•  Curate our work so that we can easily show what is the newest.

The question most asked is, “What do you have that is new?” This is an obvious question and helps people digest all the work they are viewing.  We ask each photographer to update their books before the event and also provide us with any special presentations of their latest work.  Since so many people are already familiar with our photographers this is an easy way to get them to take a second look.  This time, Ron Berg’s Kentucky Derby Fashion promo was a big hit and fun for people to flip through.

•  Provide an Agency Portfolio

We learned after the first Le Book that not everyone has time to review every book like at a regular portfolio show.  So, to combat that, we created a AGENCY PORTFOLIO.  However, rather than group the portfolio by photographers like most other agencies do, we group the book by  SPECIALTY.  That way, a reviewer can see which photographers in our group shoot still life, food, lifestyle, landscape etc and if they see something they like we can direct them towards a particular book.  It is amazing how many times someone goes from book to book once we show them the group portfolio.

•  We Know How to Throw a Good Party

At the Le Book Connections NY event last year, we hired a very nice looking bartender (can’t hurt, right?) to mix martinis for the cocktail hour.  The shake shake shake and the martini glasses wandering around the room were a hit and drew people to our booth for sure.

Well, this year, we upped the ante and partnered with Brite Productions.  We asked to be placed next to them and together we hired the bartender, served martinis again and added pigs in the blanket for a little Mad Men style.  It was a party not to be missed.  And, the sense of community was unsurpassed.

 IMG_9909 - Version 2



I have never personally attended one of these events because they are by invitation only for the photographers. However,  whenever I receive an invitation for them to attend another one, I always encourage our photographers to do so.

Her event is similar to FotoWorks in that photographers meet one on one with many art producers and creatives to present portfolios. They are allotted 25 minutes and they see upwards of ten or more people.  It is a very productive time and many connections are made.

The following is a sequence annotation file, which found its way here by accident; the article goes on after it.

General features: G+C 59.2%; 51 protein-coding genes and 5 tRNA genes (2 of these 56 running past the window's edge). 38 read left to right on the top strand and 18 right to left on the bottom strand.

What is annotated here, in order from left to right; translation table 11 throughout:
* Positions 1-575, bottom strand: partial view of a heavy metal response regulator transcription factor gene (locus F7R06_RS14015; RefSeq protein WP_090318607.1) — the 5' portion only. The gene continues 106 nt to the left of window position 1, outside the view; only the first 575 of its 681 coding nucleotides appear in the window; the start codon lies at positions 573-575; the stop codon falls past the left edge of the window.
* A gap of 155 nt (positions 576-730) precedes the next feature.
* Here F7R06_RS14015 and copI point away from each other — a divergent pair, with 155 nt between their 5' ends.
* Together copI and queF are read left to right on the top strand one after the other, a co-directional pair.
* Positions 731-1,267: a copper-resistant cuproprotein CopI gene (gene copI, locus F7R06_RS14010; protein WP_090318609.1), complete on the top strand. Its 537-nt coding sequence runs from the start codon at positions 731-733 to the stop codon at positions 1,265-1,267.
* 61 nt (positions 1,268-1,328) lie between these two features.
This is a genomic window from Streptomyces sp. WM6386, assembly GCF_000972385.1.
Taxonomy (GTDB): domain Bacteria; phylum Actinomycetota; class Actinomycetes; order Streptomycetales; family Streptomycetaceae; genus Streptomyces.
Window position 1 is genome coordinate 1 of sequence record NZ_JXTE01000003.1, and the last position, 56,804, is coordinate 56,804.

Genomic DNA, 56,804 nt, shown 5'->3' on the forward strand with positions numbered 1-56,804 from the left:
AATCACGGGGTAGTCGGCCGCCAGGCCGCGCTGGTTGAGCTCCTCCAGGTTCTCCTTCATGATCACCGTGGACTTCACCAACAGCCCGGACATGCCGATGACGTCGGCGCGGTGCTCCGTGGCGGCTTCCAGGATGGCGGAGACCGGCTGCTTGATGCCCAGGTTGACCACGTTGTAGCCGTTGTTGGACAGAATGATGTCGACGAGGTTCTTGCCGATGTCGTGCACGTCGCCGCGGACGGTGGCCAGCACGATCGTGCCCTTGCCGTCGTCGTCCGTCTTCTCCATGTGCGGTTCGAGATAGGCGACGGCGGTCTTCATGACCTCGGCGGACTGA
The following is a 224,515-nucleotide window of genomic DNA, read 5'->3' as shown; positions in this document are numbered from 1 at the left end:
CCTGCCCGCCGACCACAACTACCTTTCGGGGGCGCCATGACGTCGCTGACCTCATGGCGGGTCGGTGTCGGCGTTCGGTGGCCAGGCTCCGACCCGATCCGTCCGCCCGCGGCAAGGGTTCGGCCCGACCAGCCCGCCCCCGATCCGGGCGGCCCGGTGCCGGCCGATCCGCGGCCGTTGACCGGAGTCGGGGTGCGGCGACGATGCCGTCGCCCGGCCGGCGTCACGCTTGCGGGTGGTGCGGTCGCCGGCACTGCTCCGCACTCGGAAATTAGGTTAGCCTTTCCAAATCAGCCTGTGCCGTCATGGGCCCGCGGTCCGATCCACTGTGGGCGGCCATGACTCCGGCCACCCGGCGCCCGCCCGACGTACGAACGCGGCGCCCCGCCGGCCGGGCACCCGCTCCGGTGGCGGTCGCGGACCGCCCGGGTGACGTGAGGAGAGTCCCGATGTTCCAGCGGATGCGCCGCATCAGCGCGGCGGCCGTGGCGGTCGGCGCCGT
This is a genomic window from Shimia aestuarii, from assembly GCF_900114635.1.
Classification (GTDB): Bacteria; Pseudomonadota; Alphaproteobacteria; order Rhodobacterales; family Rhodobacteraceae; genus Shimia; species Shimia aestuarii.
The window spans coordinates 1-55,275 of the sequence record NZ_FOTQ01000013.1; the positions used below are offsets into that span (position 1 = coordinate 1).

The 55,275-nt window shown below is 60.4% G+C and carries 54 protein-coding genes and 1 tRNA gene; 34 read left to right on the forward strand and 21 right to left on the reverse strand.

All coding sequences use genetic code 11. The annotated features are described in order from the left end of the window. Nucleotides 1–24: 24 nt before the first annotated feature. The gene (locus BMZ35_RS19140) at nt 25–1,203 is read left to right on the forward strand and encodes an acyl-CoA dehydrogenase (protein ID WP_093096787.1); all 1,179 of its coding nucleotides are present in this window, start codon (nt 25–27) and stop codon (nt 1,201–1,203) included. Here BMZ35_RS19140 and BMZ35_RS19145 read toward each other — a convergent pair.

I am sometimes asked why photographers in our group attend events like this.  People wonder why photographers at this particular level would need to do this?  Why wouldn’t they just reach out to the creatives and art producers on their own.  Surely, they would get an appointment.

My answer is simple.  Efficiency.  There is no other way that a photographer (or a rep for that matter) could see that many people in that short amount of time.  Ron Berg and Hunter Freeman saw 10 people each at Debra’s One on One. Chris Crisman and Richard Schultz met 20 people each when they attended FotoworksNYC.  Any rep will tell you that coordinating 20 appointments for one photographer would never happen in two days, ever.  You would be lucky if this happened over a week and to get a photographer to commit to a week on the road promoting their work is a long shot as well.



3:30PM (West coast time) on Wednesday of last week, I received an email from Chris Crisman.  “I am headed to NYC tomorrow for appointments, can you help me out?”  3:30 my time is 6:30PM in New York.  YIKES!  While I was thrilled that he was hitting the pavement with his new portfolio, I was not quite sure what I would pull off for him given that most of NY was headed home.   Regardless of the time, I began sending emails.  I started with the art producers that have called in his work or estimated a job with him in the last year.  I then reached out to friends, knowing that I would at least get a reply from them!

Well, by the time I got back at my desk the next morning, Chris had eight appointments.  Eight!  I was so grateful for everyone for even considering such a last minute request.  On top of the eight appointments, countless others replied with their regrets – which I thought was amazing given how busy everyone was and I never expected that many people to even reply.  And, as I said to Chris, even a regret means they had to think about you for a second.  Who knows, maybe they even clicked on his website.

When it was all over, Chris had an opportunity to show off his new portfolio, talk about potential projects and meet new friends.   Something he would not have otherwise been able to do from behind his desk at his studio.


A special thank you goes out to Glen Serbin, Susan Baraz, Elizabeth Owens, Alex Orlowski , Debra Weiss and all the NYC Art Producers that took time to schedule appointments and reply to my emails  for making our time on the road very very productive!  We are part of a very special community of creative, talented and generous people and we are very grateful.